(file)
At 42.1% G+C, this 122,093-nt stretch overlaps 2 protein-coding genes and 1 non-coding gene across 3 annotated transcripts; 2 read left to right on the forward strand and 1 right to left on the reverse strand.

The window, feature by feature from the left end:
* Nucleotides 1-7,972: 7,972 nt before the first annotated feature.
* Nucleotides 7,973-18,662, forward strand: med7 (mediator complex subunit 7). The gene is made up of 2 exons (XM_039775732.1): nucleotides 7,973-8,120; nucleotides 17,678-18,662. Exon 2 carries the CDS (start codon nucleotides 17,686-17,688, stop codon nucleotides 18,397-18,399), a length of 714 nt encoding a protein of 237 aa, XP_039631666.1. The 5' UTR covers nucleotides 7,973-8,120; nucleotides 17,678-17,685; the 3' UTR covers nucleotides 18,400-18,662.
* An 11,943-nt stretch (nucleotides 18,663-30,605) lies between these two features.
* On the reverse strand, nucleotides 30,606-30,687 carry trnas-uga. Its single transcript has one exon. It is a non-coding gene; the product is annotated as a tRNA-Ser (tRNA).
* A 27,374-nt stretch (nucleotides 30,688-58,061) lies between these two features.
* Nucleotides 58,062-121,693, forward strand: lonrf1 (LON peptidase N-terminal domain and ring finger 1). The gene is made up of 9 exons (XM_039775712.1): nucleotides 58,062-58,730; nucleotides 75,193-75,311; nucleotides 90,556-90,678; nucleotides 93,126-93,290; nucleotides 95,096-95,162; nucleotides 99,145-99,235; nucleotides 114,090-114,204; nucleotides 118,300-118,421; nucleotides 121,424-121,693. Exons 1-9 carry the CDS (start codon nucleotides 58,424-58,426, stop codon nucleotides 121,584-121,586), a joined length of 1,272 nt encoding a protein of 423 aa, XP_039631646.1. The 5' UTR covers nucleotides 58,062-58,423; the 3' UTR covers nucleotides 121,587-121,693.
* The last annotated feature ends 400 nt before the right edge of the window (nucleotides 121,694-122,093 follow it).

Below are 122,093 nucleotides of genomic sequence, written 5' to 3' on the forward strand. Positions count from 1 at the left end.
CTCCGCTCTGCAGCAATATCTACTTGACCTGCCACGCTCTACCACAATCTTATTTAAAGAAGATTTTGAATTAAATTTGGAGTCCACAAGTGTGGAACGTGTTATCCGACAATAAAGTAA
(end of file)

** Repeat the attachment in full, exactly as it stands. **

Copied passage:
At 42.1% G+C, this 122,093-nt stretch overlaps 2 protein-coding genes and 1 non-coding gene across 3 annotated transcripts; 2 read left to right on the forward strand and 1 right to left on the reverse strand.

The window, feature by feature from the left end:
* Nucleotides 1-7,972: 7,972 nt before the first annotated feature.
* Nucleotides 7,973-18,662, forward strand: med7 (mediator complex subunit 7). The gene is made up of 2 exons (XM_039775732.1): nucleotides 7,973-8,120; nucleotides 17,678-18,662. Exon 2 carries the CDS (start codon nucleotides 17,686-17,688, stop codon nucleotides 18,397-18,399), a length of 714 nt encoding a protein of 237 aa, XP_039631666.1. The 5' UTR covers nucleotides 7,973-8,120; nucleotides 17,678-17,685; the 3' UTR covers nucleotides 18,400-18,662.
* An 11,943-nt stretch (nucleotides 18,663-30,605) lies between these two features.
* On the reverse strand, nucleotides 30,606-30,687 carry trnas-uga. Its single transcript has one exon. It is a non-coding gene; the product is annotated as a tRNA-Ser (tRNA).
* A 27,374-nt stretch (nucleotides 30,688-58,061) lies between these two features.
* Nucleotides 58,062-121,693, forward strand: lonrf1 (LON peptidase N-terminal domain and ring finger 1). The gene is made up of 9 exons (XM_039775712.1): nucleotides 58,062-58,730; nucleotides 75,193-75,311; nucleotides 90,556-90,678; nucleotides 93,126-93,290; nucleotides 95,096-95,162; nucleotides 99,145-99,235; nucleotides 114,090-114,204; nucleotides 118,300-118,421; nucleotides 121,424-121,693. Exons 1-9 carry the CDS (start codon nucleotides 58,424-58,426, stop codon nucleotides 121,584-121,586), a joined length of 1,272 nt encoding a protein of 423 aa, XP_039631646.1. The 5' UTR covers nucleotides 58,062-58,423; the 3' UTR covers nucleotides 121,587-121,693.
* The last annotated feature ends 400 nt before the right edge of the window (nucleotides 121,694-122,093 follow it).

Below are 122,093 nucleotides of genomic sequence, written 5' to 3' on the forward strand. Positions count from 1 at the left end.
CTCCGCTCTGCAGCAATATCTACTTGACCTGCCACGCTCTACCACAATCTTATTTAAAGAAGATTTTGAATTAAATTTGGAGTCCACAAGTGTGGAACGTGTTATCCGACAATAAAGTAA